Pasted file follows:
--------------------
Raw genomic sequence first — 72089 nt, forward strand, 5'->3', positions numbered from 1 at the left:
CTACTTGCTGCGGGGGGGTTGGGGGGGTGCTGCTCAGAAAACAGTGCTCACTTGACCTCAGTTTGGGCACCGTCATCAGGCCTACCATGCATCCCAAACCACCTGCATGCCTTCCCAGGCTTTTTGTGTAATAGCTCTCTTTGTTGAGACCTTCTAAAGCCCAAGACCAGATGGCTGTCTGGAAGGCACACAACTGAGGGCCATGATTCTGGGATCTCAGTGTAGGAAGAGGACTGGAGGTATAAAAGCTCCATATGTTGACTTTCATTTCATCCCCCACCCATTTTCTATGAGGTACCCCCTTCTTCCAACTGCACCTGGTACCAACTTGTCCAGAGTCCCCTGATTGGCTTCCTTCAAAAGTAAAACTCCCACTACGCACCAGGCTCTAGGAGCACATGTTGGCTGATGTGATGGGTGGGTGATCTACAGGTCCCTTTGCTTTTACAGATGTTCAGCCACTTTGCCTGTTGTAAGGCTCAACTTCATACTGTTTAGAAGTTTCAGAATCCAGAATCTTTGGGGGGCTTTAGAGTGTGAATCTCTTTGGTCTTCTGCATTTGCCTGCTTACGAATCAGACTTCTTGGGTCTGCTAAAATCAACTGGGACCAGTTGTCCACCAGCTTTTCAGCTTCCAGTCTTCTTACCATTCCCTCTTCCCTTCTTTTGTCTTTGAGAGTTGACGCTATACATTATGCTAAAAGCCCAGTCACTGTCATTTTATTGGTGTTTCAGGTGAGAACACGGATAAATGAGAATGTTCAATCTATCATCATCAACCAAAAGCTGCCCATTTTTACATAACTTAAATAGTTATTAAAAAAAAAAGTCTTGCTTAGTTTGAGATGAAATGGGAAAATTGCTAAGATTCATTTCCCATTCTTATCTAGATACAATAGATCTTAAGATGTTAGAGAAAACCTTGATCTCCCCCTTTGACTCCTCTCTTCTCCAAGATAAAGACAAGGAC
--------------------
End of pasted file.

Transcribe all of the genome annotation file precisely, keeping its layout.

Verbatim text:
Raw genomic sequence first — 72089 nt, forward strand, 5'->3', positions numbered from 1 at the left:
CTACTTGCTGCGGGGGGGTTGGGGGGGTGCTGCTCAGAAAACAGTGCTCACTTGACCTCAGTTTGGGCACCGTCATCAGGCCTACCATGCATCCCAAACCACCTGCATGCCTTCCCAGGCTTTTTGTGTAATAGCTCTCTTTGTTGAGACCTTCTAAAGCCCAAGACCAGATGGCTGTCTGGAAGGCACACAACTGAGGGCCATGATTCTGGGATCTCAGTGTAGGAAGAGGACTGGAGGTATAAAAGCTCCATATGTTGACTTTCATTTCATCCCCCACCCATTTTCTATGAGGTACCCCCTTCTTCCAACTGCACCTGGTACCAACTTGTCCAGAGTCCCCTGATTGGCTTCCTTCAAAAGTAAAACTCCCACTACGCACCAGGCTCTAGGAGCACATGTTGGCTGATGTGATGGGTGGGTGATCTACAGGTCCCTTTGCTTTTACAGATGTTCAGCCACTTTGCCTGTTGTAAGGCTCAACTTCATACTGTTTAGAAGTTTCAGAATCCAGAATCTTTGGGGGGCTTTAGAGTGTGAATCTCTTTGGTCTTCTGCATTTGCCTGCTTACGAATCAGACTTCTTGGGTCTGCTAAAATCAACTGGGACCAGTTGTCCACCAGCTTTTCAGCTTCCAGTCTTCTTACCATTCCCTCTTCCCTTCTTTTGTCTTTGAGAGTTGACGCTATACATTATGCTAAAAGCCCAGTCACTGTCATTTTATTGGTGTTTCAGGTGAGAACACGGATAAATGAGAATGTTCAATCTATCATCATCAACCAAAAGCTGCCCATTTTTACATAACTTAAATAGTTATTAAAAAAAAAAGTCTTGCTTAGTTTGAGATGAAATGGGAAAATTGCTAAGATTCATTTCCCATTCTTATCTAGATACAATAGATCTTAAGATGTTAGAGAAAACCTTGATCTCCCCCTTTGACTCCTCTCTTCTCCAAGATAAAGACAAGGAC